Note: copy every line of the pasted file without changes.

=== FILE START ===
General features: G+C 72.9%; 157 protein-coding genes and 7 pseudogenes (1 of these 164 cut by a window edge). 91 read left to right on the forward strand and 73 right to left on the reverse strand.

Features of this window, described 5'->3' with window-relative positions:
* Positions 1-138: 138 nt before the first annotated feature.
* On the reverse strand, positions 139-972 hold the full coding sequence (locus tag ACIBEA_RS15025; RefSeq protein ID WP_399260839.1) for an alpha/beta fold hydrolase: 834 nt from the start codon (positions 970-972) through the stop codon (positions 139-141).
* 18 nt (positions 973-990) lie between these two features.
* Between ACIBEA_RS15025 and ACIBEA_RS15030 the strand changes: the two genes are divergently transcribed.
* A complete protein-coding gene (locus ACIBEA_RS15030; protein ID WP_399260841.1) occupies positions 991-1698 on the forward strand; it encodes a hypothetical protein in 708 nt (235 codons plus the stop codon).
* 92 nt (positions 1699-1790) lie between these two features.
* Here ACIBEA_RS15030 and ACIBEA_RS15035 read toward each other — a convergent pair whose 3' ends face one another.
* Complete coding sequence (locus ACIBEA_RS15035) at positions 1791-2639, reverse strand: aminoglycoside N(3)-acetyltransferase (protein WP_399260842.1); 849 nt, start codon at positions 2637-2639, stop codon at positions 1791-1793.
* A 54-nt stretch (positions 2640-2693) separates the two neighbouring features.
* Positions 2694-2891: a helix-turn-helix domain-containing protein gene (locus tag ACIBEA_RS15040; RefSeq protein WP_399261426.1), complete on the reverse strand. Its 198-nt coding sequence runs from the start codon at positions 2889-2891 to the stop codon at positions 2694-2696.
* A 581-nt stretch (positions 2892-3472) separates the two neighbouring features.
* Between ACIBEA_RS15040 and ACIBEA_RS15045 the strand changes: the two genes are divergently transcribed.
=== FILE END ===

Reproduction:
General features: G+C 72.9%; 157 protein-coding genes and 7 pseudogenes (1 of these 164 cut by a window edge). 91 read left to right on the forward strand and 73 right to left on the reverse strand.

Features of this window, described 5'->3' with window-relative positions:
* Positions 1-138: 138 nt before the first annotated feature.
* On the reverse strand, positions 139-972 hold the full coding sequence (locus tag ACIBEA_RS15025; RefSeq protein ID WP_399260839.1) for an alpha/beta fold hydrolase: 834 nt from the start codon (positions 970-972) through the stop codon (positions 139-141).
* 18 nt (positions 973-990) lie between these two features.
* Between ACIBEA_RS15025 and ACIBEA_RS15030 the strand changes: the two genes are divergently transcribed.
* A complete protein-coding gene (locus ACIBEA_RS15030; protein ID WP_399260841.1) occupies positions 991-1698 on the forward strand; it encodes a hypothetical protein in 708 nt (235 codons plus the stop codon).
* 92 nt (positions 1699-1790) lie between these two features.
* Here ACIBEA_RS15030 and ACIBEA_RS15035 read toward each other — a convergent pair whose 3' ends face one another.
* Complete coding sequence (locus ACIBEA_RS15035) at positions 1791-2639, reverse strand: aminoglycoside N(3)-acetyltransferase (protein WP_399260842.1); 849 nt, start codon at positions 2637-2639, stop codon at positions 1791-1793.
* A 54-nt stretch (positions 2640-2693) separates the two neighbouring features.
* Positions 2694-2891: a helix-turn-helix domain-containing protein gene (locus tag ACIBEA_RS15040; RefSeq protein WP_399261426.1), complete on the reverse strand. Its 198-nt coding sequence runs from the start codon at positions 2889-2891 to the stop codon at positions 2694-2696.
* A 581-nt stretch (positions 2892-3472) separates the two neighbouring features.
* Between ACIBEA_RS15040 and ACIBEA_RS15045 the strand changes: the two genes are divergently transcribed.